Nastiness and dirty tricks have been a part of politics ever since democracy was invented. In ancient Rome, politics was brutal—Julius Caesar, for instance, was aided in his rise to power by some pretty dodgy voter suppression tactics. John Quincy Adams passed the Alien and Sedition Acts, which many believed were enacted in order to silence criticism of his administration. And it’s hard to forget the “mushroom cloud” ads run by the Lyndon Johnson campaign against Barry Goldwater.
So politics have never been particularly ethical or unifying, and polarization isn’t a new phenomenon. But it does seem as though the divisions between left and right in this country are widening to a dangerous extent.
Case in point: an anti-Proposition 8 ad in California features two smug Mormons storming into a lesbian household, ripping the wedding rings off the inhabitant’s fingers, and ruthlessly ripping their marriage license in half. As they smugly stroll out, they wonder what to ban next, while a voiceover tells Californians not to let a Church (sic) take over their government.
(Apart from the obvious unfairness to Mormons, this ad is notable for its dreadful acting. Apparently, the people making it couldn’t afford good actors, so they went with some decidedly second-rate performers. My favorite parts are the overdone expressions of horror on the lesbian’s faces and the scene where the Mormon thugs take a moment to cackle evilly (bwahahahaha) before starting their dirty work).
This ad is obviously ridiculous—it’s an over-the-top example of the straw man fallacy, and is clearly trying to play on anti-Mormon fears. (Fortunately, it wasn’t very successful, as Proposition 8 passed).
But this ad isn’t only unfair and bigoted—it also reveals a deeper problem. Evidently, many, perhaps most, proponents of gay marriage see Mormon opposition solely as the result of bigotry and hate. It’s arguable, and I argue, that conservatives spend too much time on the issue of gay marriage, far more time than the issue really deserves. But their opposition is based on strongly held moral beliefs, not on irrational bigotry.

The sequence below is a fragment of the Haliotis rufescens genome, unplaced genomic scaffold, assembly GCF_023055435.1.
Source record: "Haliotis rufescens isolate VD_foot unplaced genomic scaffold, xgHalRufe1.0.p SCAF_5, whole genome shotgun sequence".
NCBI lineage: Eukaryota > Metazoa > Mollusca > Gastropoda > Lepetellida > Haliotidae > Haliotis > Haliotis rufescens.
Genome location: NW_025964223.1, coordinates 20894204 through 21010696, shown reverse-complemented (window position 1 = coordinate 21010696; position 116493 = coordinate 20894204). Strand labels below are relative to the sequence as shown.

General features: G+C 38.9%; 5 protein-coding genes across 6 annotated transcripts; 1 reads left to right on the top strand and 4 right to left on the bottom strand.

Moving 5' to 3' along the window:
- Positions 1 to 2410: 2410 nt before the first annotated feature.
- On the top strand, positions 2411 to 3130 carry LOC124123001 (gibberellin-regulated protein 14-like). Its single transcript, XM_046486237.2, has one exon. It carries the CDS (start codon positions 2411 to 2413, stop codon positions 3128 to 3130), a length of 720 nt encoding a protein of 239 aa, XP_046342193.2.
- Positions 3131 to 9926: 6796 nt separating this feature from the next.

Proposition 8’s passage must be stressful for the gay community—but it is disturbing that gay marriage supporters can’t realize this. They attempt to stereotype and demonize opponents of gay marriage as bigots, without even attempting to understand, much less respect, their opponent’s position.
This phenomenon is not, of course, limited to the Left—the Right is equally guilty. A Pew poll taken shortly before the election showed that twelve percent of voters thought that Obama was a Muslim, in spite of the fact that there wasn’t a shred of evidence to support that claim.
How did these voters come to believe this? It could only have been through word of mouth. Over the campaign, I saw dozens of email forwards—from more or less responsible people—pushing claims about Obama that five minutes Googling—or simple common sense—could have instantly debunked.
In this election, many conservatives wanted to believe the worst of Obama. Another myth supporting that statement is the idea that Obama is not fit to be President due to the existence of a picture showing him not putting his hand over his heart during the Pledge of Allegiance. This was a major point for a lot of people—yet accepted national anthem etiquette says nothing about putting one’s hand over one’s heart. Many conservatives harped endlessly on these two—and neither had any basis at all in reality.
After the election Peggy Noonan wrote that she was glad that the election had been decisively settled, as opposed to narrow, litigatious election, as in 2000. I agree. It seems that things are at a point where liberals and conservatives cannot conceive of the other side as being anything but knowingly harmful, objectively immoral agents of destruction. (Would this be a good time to point out that one cannot judge subjective intent by objective consequence? In other words, no matter how poorly the other side performs, that is not sufficient evidence to suggest that they meant for any negative consequences to happen).
America faces some big problems—and in order to have any hope of solving them, both sides will have to reach some degree of cooperation and unity. If they don’t, there is simply no way that the federal government will be able to solve important issues such as the national debt, Social Security, and education.
Sadly, I rather doubt that liberals and conservatives will draw together—on the contrary, I believe that they will draw farther apart. Television, radio, the Internet—all are becoming more opinionated and passionate, and much of that opinion is simply nonsense, which is still regarded as gospel by millions. I hope that things will change—but if the situation continues as it is, then the country will become more and more polarized.